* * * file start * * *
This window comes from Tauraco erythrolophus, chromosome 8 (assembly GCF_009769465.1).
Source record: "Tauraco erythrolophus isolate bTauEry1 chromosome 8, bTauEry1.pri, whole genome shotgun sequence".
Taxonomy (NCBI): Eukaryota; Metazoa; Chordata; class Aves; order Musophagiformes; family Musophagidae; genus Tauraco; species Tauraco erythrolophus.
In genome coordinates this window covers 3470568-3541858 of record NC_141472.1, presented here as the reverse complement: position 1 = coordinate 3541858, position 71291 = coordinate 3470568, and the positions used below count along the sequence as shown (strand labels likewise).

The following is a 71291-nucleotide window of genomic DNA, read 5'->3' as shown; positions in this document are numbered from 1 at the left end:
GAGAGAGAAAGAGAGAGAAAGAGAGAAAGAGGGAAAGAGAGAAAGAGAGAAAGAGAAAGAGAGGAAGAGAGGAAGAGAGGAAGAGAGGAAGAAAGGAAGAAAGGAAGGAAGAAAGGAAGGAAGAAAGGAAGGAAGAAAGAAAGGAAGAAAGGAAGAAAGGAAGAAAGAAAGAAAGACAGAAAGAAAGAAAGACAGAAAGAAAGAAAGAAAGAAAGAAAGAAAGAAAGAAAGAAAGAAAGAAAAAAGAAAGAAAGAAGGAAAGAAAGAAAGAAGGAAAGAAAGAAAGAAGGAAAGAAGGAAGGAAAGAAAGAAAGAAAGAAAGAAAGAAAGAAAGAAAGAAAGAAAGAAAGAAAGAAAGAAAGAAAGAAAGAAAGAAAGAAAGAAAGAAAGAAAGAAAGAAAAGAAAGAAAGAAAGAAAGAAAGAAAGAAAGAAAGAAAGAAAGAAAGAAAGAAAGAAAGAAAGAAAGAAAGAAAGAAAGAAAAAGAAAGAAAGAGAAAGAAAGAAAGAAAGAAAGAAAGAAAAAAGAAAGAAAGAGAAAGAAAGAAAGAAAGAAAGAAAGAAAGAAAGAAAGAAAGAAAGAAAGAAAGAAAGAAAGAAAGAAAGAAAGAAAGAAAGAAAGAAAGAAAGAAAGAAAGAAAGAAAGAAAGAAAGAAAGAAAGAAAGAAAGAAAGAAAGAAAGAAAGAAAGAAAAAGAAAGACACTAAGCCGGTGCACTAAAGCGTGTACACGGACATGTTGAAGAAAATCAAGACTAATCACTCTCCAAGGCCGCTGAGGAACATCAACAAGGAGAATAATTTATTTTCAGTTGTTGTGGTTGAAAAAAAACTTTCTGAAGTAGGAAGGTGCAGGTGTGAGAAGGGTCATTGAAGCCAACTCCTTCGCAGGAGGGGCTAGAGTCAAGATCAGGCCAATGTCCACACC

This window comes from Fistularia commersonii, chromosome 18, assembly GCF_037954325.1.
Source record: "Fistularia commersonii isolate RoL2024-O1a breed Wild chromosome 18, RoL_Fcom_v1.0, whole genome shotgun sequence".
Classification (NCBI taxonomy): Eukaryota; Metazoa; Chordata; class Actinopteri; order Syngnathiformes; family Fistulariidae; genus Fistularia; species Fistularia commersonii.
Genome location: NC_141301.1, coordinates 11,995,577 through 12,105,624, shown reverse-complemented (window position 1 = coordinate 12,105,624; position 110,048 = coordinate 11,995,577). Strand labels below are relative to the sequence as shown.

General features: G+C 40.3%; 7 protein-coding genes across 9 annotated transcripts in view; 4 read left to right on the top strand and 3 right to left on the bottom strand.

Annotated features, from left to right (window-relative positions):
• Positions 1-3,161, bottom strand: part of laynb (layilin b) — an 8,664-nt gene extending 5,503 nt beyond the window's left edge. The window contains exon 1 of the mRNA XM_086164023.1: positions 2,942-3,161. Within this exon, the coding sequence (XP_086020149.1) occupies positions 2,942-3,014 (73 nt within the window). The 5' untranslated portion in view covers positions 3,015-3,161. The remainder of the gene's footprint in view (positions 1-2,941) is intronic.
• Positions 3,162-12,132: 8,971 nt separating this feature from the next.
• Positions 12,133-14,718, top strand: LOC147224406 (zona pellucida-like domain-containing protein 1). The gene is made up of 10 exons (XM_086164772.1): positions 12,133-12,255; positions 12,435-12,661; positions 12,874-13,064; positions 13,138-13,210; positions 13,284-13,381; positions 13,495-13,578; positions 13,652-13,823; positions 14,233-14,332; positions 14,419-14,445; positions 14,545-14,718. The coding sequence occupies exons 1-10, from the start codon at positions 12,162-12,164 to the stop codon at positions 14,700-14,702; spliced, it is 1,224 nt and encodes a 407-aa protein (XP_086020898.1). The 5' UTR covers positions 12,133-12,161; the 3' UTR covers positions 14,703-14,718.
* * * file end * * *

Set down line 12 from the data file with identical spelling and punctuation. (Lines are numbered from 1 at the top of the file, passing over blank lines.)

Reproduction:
Annotated features, from left to right (window-relative positions):